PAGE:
I've been reading The Time Traveller's Guide to Elizabethan England and yesterday I came to a section about language. It's interesting to see how words have changed their meaning, such as cheap, which meant market and several which meant separate.
Language is changing all the time, but it doesn't mean we have to like it.
For instance, my parents hate "bored of", but I feel that if you can be sick of or tired of something, you should be able to be bored of it on the basis that it all means the same thing. On the other hand, I think that anyone who uses "could of" comes across as uneducated. It all depends on your perspective.
My particular dislikes at the moment are excite and disappoint when people actually mean excited and disappointed. To me it just makes people sound like an idiot and/or sixteen year old valley girl who will only pass exams if they're about fashion or make-up or celebrities.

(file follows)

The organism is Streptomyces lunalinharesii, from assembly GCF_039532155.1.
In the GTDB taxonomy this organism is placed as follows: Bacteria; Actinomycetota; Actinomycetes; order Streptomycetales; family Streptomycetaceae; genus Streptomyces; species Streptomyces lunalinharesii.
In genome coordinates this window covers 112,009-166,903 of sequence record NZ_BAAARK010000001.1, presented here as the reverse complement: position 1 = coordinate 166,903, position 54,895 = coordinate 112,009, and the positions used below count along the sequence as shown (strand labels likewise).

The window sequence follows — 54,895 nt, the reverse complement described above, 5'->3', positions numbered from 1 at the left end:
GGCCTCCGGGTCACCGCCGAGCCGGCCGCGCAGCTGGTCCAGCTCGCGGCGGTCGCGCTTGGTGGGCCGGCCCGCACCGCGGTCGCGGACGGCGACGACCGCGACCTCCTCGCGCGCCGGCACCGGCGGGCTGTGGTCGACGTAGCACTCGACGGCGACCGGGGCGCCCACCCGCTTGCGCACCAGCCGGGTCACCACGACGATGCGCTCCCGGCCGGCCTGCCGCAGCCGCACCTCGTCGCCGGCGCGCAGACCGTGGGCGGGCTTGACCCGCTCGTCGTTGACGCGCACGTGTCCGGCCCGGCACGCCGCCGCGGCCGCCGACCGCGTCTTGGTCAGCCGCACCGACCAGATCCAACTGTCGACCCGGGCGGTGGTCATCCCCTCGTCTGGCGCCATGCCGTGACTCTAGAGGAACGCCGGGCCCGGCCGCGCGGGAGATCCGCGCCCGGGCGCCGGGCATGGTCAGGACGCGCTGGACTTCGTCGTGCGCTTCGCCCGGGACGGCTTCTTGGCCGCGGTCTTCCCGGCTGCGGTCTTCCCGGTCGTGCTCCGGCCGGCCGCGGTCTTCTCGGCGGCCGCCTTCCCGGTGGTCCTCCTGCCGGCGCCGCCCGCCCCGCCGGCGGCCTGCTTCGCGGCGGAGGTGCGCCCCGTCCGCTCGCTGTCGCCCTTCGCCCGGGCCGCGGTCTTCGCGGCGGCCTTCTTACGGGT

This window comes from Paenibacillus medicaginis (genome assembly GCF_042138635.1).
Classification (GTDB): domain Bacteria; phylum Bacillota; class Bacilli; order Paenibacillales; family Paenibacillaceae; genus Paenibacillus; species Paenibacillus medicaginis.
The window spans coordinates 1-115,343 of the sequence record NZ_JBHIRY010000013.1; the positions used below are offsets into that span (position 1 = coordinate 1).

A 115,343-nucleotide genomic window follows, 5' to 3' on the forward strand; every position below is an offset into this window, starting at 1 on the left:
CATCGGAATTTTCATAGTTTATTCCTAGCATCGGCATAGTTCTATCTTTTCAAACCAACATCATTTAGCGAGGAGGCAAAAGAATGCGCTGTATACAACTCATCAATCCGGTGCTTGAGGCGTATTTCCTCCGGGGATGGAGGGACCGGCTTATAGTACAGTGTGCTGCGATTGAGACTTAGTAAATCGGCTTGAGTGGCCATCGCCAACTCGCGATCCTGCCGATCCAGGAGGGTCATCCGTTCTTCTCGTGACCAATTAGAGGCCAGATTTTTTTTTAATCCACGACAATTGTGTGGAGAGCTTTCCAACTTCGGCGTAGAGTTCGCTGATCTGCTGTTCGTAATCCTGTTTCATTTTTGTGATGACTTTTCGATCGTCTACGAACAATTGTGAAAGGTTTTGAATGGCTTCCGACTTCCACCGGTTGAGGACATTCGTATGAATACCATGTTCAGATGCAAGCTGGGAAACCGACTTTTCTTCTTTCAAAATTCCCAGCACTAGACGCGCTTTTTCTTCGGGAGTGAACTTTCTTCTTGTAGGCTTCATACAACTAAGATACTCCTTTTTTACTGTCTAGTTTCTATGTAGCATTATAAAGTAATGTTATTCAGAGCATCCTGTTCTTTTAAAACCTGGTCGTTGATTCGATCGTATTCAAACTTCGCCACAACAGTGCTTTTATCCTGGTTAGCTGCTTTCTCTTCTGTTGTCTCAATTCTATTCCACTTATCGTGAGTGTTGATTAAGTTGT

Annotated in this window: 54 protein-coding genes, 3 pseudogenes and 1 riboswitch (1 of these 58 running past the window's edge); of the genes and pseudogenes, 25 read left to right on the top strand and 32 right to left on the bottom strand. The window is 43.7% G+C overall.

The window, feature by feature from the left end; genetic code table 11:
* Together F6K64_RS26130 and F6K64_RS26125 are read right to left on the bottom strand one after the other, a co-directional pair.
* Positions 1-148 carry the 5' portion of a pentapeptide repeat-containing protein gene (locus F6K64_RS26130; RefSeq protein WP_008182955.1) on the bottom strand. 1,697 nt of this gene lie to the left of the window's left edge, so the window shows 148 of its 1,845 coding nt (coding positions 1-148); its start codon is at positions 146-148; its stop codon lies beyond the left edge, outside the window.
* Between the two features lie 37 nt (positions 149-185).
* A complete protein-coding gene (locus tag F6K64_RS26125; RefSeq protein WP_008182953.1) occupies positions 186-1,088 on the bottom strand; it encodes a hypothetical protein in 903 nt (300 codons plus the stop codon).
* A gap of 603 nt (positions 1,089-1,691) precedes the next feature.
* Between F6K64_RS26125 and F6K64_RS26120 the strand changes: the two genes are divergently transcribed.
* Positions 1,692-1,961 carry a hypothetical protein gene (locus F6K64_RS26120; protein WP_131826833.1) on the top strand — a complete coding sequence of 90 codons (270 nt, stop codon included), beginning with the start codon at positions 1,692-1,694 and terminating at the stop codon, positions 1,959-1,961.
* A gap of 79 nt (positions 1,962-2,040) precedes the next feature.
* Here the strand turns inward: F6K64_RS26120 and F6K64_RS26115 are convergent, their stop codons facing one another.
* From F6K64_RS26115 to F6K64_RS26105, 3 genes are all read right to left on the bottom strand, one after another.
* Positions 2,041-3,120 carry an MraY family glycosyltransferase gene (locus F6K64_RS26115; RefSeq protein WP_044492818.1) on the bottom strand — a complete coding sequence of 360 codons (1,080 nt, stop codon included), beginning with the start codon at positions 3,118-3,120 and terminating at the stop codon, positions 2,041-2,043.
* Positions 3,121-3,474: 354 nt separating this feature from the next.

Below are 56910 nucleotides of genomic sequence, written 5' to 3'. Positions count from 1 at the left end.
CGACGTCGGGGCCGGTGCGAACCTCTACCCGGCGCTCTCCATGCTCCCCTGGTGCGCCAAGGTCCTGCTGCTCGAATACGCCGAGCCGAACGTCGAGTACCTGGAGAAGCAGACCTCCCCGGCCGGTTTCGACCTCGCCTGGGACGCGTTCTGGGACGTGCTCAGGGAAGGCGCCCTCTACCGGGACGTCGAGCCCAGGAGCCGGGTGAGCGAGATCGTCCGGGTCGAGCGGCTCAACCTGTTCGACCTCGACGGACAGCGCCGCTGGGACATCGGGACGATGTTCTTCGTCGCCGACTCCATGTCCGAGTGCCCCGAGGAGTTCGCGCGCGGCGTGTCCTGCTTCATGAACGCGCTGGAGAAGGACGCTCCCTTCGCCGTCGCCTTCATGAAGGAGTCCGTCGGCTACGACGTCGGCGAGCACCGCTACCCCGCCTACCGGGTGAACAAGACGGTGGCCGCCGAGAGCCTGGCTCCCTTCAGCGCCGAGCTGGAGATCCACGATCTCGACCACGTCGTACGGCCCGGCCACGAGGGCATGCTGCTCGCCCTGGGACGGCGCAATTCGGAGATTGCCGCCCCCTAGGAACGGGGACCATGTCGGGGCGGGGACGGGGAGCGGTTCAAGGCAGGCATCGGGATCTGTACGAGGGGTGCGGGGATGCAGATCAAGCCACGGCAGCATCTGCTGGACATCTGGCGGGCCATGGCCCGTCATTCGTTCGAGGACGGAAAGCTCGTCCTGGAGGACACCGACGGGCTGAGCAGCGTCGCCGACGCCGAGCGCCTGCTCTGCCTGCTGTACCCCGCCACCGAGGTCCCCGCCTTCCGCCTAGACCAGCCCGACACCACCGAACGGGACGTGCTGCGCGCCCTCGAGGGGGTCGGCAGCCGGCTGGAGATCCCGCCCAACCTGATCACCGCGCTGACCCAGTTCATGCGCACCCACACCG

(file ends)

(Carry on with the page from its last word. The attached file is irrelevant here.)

The word that amused me was one I saw when I was roleplaying on LJ, which was enable used to mean encourage. I always wondered why people didn't therefore use disable to mean discourage. It's just such an obvious next step... (I never got the courage to try and use it myself though, not least because online no one would be able to tell my tongue was in my cheek).
I like the subtle differences we have in words, to end on a more positive note. Such as arse and bottom meaning the same thing, but kicking arse and kicking bottom don't come across the same way. Also how Americans talk about the Doctor wearing suspenders, which leads to much more interesting mental images for anyone from this country.
Mirrored from my blog.